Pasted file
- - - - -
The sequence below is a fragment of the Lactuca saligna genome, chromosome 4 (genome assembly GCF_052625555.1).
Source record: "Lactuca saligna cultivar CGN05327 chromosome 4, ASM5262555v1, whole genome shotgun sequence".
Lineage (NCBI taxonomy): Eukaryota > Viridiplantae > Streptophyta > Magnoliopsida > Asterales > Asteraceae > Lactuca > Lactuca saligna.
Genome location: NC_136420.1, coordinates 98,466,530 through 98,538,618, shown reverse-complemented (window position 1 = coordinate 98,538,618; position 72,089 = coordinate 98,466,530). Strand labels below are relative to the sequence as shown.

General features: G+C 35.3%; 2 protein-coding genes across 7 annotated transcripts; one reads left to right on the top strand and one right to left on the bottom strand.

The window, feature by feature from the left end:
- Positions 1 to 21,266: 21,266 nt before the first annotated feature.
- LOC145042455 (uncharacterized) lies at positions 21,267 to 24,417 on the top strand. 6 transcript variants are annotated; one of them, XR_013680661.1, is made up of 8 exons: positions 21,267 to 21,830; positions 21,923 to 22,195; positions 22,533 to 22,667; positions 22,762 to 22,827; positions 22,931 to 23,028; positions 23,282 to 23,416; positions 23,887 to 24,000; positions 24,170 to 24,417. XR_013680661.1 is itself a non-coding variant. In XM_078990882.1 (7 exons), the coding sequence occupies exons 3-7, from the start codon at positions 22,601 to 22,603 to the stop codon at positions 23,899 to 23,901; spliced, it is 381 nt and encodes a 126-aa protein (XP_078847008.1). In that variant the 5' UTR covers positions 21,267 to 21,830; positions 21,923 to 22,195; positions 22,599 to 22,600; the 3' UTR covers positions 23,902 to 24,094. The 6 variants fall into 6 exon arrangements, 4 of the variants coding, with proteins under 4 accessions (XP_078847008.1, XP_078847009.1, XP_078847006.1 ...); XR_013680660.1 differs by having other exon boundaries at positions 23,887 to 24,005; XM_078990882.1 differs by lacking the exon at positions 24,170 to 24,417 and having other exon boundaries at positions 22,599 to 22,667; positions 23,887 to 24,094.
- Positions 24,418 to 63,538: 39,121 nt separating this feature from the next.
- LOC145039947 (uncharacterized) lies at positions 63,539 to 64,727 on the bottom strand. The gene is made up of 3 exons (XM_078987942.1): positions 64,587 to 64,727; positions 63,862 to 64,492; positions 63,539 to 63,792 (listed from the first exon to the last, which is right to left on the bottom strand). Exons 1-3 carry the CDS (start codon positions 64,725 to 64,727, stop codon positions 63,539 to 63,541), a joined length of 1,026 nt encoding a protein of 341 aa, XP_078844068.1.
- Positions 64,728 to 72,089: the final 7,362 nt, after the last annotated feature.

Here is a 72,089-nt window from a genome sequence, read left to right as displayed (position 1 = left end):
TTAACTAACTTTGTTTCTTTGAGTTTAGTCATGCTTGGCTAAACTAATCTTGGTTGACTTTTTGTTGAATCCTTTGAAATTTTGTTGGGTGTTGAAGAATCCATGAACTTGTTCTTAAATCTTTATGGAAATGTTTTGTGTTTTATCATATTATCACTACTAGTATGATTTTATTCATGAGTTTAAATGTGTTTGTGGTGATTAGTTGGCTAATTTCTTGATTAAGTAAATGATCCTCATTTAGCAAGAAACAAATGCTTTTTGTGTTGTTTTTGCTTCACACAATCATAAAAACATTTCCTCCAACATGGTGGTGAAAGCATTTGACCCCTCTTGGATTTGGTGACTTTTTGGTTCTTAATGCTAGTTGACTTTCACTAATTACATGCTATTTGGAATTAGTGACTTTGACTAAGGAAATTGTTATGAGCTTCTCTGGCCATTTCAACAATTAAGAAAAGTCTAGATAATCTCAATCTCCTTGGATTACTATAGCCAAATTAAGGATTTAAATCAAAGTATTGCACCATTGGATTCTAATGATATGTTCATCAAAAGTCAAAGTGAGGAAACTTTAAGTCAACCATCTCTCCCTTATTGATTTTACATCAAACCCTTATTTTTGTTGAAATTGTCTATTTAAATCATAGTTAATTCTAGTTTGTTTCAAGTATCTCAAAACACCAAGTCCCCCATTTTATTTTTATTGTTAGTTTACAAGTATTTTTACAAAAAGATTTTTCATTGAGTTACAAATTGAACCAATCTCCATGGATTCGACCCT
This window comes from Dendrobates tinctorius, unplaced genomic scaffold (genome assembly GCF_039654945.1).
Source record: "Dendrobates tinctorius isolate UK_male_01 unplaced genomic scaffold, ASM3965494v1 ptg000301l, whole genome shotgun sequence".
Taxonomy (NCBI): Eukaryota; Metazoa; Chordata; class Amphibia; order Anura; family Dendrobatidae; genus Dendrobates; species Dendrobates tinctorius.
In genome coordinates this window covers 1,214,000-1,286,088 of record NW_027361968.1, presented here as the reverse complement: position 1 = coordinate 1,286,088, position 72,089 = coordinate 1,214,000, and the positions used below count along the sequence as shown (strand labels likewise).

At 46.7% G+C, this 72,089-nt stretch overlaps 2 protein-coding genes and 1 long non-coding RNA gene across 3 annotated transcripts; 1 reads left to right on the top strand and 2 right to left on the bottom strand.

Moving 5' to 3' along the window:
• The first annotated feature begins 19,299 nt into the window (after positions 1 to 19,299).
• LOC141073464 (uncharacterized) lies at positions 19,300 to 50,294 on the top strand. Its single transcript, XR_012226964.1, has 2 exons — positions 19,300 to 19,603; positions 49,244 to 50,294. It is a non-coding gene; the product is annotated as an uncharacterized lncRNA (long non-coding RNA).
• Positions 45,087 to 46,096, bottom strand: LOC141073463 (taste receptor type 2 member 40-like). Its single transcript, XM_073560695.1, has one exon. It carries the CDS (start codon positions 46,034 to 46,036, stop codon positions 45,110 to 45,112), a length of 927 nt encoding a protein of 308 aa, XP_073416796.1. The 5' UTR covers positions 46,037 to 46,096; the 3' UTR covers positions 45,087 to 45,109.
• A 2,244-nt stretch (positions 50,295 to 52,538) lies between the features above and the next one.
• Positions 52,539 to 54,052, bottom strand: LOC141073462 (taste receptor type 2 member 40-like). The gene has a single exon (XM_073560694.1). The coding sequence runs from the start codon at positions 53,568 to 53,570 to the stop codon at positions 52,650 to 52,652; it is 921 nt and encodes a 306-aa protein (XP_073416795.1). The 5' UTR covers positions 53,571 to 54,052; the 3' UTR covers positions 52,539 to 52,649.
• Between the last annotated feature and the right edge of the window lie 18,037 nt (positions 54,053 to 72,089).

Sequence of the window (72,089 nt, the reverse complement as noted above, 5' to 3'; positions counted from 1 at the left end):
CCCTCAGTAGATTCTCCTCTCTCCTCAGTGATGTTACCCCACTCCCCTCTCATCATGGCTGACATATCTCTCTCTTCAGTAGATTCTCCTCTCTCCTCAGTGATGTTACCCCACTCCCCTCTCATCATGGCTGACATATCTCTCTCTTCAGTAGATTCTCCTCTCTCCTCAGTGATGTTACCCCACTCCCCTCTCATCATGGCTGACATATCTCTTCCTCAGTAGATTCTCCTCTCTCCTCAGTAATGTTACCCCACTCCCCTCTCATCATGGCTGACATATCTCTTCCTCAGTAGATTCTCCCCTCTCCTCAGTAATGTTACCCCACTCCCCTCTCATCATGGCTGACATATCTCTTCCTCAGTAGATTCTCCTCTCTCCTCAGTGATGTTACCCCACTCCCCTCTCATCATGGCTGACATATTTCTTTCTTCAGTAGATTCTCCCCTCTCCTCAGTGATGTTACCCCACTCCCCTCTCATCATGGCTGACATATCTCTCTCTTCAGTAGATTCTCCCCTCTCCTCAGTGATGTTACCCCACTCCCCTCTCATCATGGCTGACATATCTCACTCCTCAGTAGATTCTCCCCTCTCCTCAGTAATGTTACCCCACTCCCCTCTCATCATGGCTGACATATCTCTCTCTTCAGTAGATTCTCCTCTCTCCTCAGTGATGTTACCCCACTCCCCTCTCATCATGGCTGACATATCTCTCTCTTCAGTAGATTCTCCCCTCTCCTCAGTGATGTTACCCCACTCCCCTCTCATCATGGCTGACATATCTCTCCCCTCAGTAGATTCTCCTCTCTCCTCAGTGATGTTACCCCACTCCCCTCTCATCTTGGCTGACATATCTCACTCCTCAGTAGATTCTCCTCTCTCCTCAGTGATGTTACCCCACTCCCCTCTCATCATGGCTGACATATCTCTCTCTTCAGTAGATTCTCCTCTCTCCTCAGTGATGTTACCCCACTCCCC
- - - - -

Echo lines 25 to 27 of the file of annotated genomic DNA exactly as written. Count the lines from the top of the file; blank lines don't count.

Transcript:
• Between the last annotated feature and the right edge of the window lie 18,037 nt (positions 54,053 to 72,089).

Sequence of the window (72,089 nt, the reverse complement as noted above, 5' to 3'; positions counted from 1 at the left end):
CCCTCAGTAGATTCTCCTCTCTCCTCAGTGATGTTACCCCACTCCCCTCTCATCATGGCTGACATATCTCTCTCTTCAGTAGATTCTCCTCTCTCCTCAGTGATGTTACCCCACTCCCCTCTCATCATGGCTGACATATCTCTCTCTTCAGTAGATTCTCCTCTCTCCTCAGTGATGTTACCCCACTCCCCTCTCATCATGGCTGACATATCTCTTCCTCAGTAGATTCTCCTCTCTCCTCAGTAATGTTACCCCACTCCCCTCTCATCATGGCTGACATATCTCTTCCTCAGTAGATTCTCCCCTCTCCTCAGTAATGTTACCCCACTCCCCTCTCATCATGGCTGACATATCTCTTCCTCAGTAGATTCTCCTCTCTCCTCAGTGATGTTACCCCACTCCCCTCTCATCATGGCTGACATATTTCTTTCTTCAGTAGATTCTCCCCTCTCCTCAGTGATGTTACCCCACTCCCCTCTCATCATGGCTGACATATCTCTCTCTTCAGTAGATTCTCCCCTCTCCTCAGTGATGTTACCCCACTCCCCTCTCATCATGGCTGACATATCTCACTCCTCAGTAGATTCTCCCCTCTCCTCAGTAATGTTACCCCACTCCCCTCTCATCATGGCTGACATATCTCTCTCTTCAGTAGATTCTCCTCTCTCCTCAGTGATGTTACCCCACTCCCCTCTCATCATGGCTGACATATCTCTCTCTTCAGTAGATTCTCCCCTCTCCTCAGTGATGTTACCCCACTCCCCTCTCATCATGGCTGACATATCTCTCCCCTCAGTAGATTCTCCTCTCTCCTCAGTGATGTTACCCCACTCCCCTCTCATCTTGGCTGACATATCTCACTCCTCAGTAGATTCTCCTCTCTCCTCAGTGATGTTACCCCACTCCCCTCTCATCATGGCTGACATATCTCTCTCTTCAGTAGATTCTCCTCTCTCCTCAGTGATGTTACCCCACTCCCC